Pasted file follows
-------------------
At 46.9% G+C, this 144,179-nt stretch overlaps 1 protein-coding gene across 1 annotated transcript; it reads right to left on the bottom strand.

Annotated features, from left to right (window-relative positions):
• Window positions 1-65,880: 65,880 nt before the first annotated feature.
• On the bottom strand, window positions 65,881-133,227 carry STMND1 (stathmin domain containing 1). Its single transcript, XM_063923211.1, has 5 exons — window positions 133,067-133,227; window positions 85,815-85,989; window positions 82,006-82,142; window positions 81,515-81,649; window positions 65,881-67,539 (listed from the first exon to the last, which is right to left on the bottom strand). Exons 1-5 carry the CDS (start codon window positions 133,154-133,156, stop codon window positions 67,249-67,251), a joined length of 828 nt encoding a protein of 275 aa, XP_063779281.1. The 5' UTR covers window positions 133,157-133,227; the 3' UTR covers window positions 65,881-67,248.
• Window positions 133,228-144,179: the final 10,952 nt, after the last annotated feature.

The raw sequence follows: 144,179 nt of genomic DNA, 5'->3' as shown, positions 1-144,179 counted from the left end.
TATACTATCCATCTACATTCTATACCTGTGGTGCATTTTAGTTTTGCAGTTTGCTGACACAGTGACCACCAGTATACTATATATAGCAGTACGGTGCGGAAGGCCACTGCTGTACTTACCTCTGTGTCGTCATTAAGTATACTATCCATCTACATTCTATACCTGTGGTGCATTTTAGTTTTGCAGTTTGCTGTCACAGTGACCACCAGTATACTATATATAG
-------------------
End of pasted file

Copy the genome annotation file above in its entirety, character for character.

At 46.9% G+C, this 144,179-nt stretch overlaps 1 protein-coding gene across 1 annotated transcript; it reads right to left on the bottom strand.

Annotated features, from left to right (window-relative positions):
• Window positions 1-65,880: 65,880 nt before the first annotated feature.
• On the bottom strand, window positions 65,881-133,227 carry STMND1 (stathmin domain containing 1). Its single transcript, XM_063923211.1, has 5 exons — window positions 133,067-133,227; window positions 85,815-85,989; window positions 82,006-82,142; window positions 81,515-81,649; window positions 65,881-67,539 (listed from the first exon to the last, which is right to left on the bottom strand). Exons 1-5 carry the CDS (start codon window positions 133,154-133,156, stop codon window positions 67,249-67,251), a joined length of 828 nt encoding a protein of 275 aa, XP_063779281.1. The 5' UTR covers window positions 133,157-133,227; the 3' UTR covers window positions 65,881-67,248.
• Window positions 133,228-144,179: the final 10,952 nt, after the last annotated feature.

The raw sequence follows: 144,179 nt of genomic DNA, 5'->3' as shown, positions 1-144,179 counted from the left end.
TATACTATCCATCTACATTCTATACCTGTGGTGCATTTTAGTTTTGCAGTTTGCTGACACAGTGACCACCAGTATACTATATATAGCAGTACGGTGCGGAAGGCCACTGCTGTACTTACCTCTGTGTCGTCATTAAGTATACTATCCATCTACATTCTATACCTGTGGTGCATTTTAGTTTTGCAGTTTGCTGTCACAGTGACCACCAGTATACTATATATAG